Academic journal article College Student Journal

Fathers and Daughters: Why a Course for College Students?

Academic journal article College Student Journal

Fathers and Daughters: Why a Course for College Students?

Article excerpt

Most college women have much closer relationships with their mothers than their fathers. Indeed, many fathers and daughters know very little about one another side from the somewhat predictable, stereotypic roles they play in the family. Why? And why does it matter? Why should psychology or sociology courses provide students with more information about father-daughter relationships? And why do so many college counselors, professorts, and well-educated daughters and their parents pay too little attention to the father-daughter relationship? Alas, since so many schools do offer courses devoted exclusively to mothers and daughters, why aren't there any courses devoted exclusively to fathers and daughters? In answering these questions, the author presents a thorough review of the research and discusses seven years of data from the 254 students who have taken her course, "Fathers and Daughters".

Why offer college students a course about fathers and daughters? What good can it possibly do since most daughters will never live with their parents again after college? And how could young adult daughters possibly use such information in any practical way in their own lives?

As an adolescent psychologist and college professor for 26 years, several years ago I decided to create a seminar course for undergraduates entitled "Fathers and Daughters." The course is not required for any major or minor. Enrollment is strictly voluntary -- just an elective course in a demanding liberal arts curriculum that leaves students very little time for electives. Yet from the outset the Fathers and Daughters course filled up immediately -- as it has every semester for the past 7 years. In fact for the past few years there have been so many students wanting to enroll that at least two sections of this course could be offered every semester. And most of the students are not psychology or sociology majors. So what's all the fuss about? Why are so many students attracted to a course devoted entirely to fathers and daughters?

Attention to father-daughter relationships: Why so little?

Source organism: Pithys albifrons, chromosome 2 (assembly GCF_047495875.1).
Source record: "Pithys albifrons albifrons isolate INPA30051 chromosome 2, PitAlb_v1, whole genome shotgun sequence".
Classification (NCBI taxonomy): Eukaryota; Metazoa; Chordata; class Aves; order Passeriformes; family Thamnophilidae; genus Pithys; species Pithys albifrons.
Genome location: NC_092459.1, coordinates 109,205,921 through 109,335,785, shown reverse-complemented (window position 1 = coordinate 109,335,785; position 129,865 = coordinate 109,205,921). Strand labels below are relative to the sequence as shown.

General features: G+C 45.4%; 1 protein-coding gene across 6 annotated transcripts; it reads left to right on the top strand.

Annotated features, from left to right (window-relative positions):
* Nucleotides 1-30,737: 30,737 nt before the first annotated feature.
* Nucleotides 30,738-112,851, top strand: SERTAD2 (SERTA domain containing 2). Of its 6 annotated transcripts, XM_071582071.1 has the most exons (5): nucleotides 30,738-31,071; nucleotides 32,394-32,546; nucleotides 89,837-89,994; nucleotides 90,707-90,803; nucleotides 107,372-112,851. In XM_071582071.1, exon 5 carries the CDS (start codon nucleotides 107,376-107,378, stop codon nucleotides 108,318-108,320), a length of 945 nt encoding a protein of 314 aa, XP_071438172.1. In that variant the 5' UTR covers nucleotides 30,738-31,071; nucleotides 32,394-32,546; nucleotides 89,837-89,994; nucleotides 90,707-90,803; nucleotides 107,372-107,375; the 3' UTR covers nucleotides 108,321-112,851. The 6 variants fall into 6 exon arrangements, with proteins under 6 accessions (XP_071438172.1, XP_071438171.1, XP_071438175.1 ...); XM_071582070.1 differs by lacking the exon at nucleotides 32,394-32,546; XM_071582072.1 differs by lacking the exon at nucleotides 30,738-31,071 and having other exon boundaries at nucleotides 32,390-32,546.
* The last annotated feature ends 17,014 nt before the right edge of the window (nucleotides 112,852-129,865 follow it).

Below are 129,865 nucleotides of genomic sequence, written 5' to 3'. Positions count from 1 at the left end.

Books & Internet

Perhaps many people are surprised when I tell them about the students' intense interest in this course because they assume that the most important relationship is between mothers and children -- above all, mothers and daughters. Indeed college courses, workshops, therapy groups, television shows, and books that focus exclusively on mothers and daughters are common in our country. For instance, there are roughly 1300 books about mothers and daughters listed by, the largest website for books published in the past 30 years -- and most are written for adult mothers and daughters. In contrast, there are only 900 books about fathers and daughters -- most of which are children's story books. Interestingly too, there are only 500 books listed on mothers and sons; but nearly 1300 on fathers and sons. This is also true on the internet where there are far more web site listings for mothers and daughters than for fathers and daughters. Clearly then many writers, publishers, readers, and interact fans believe the father-daughter relationship merits less attention than other family relationships.

Television and Movies

Most of our movies and television programs also push the father-daughter relationship off to the side or ignore it altogether. In contrast, much of our media focuses exclusively on mothers and daughters. If included at all, the father is often made to look like the bumbling idiot -- or the indifferent, self-centered, distant, insensitive, foolish, up tight, uncommunicative, stressed out, withdrawn, immature, self absorbed parent -- especially when it comes to interacting with his daughter and especially if he and the mother are divorced (Dow, B., 1996; Feldman, L., 1990; Gates, A., 2000; Heintz, K., 1998; Kluger, B., 2000; Lehman, P., 2000; Lupton, D. & Barclay, L., 1997; Mintz, S. …

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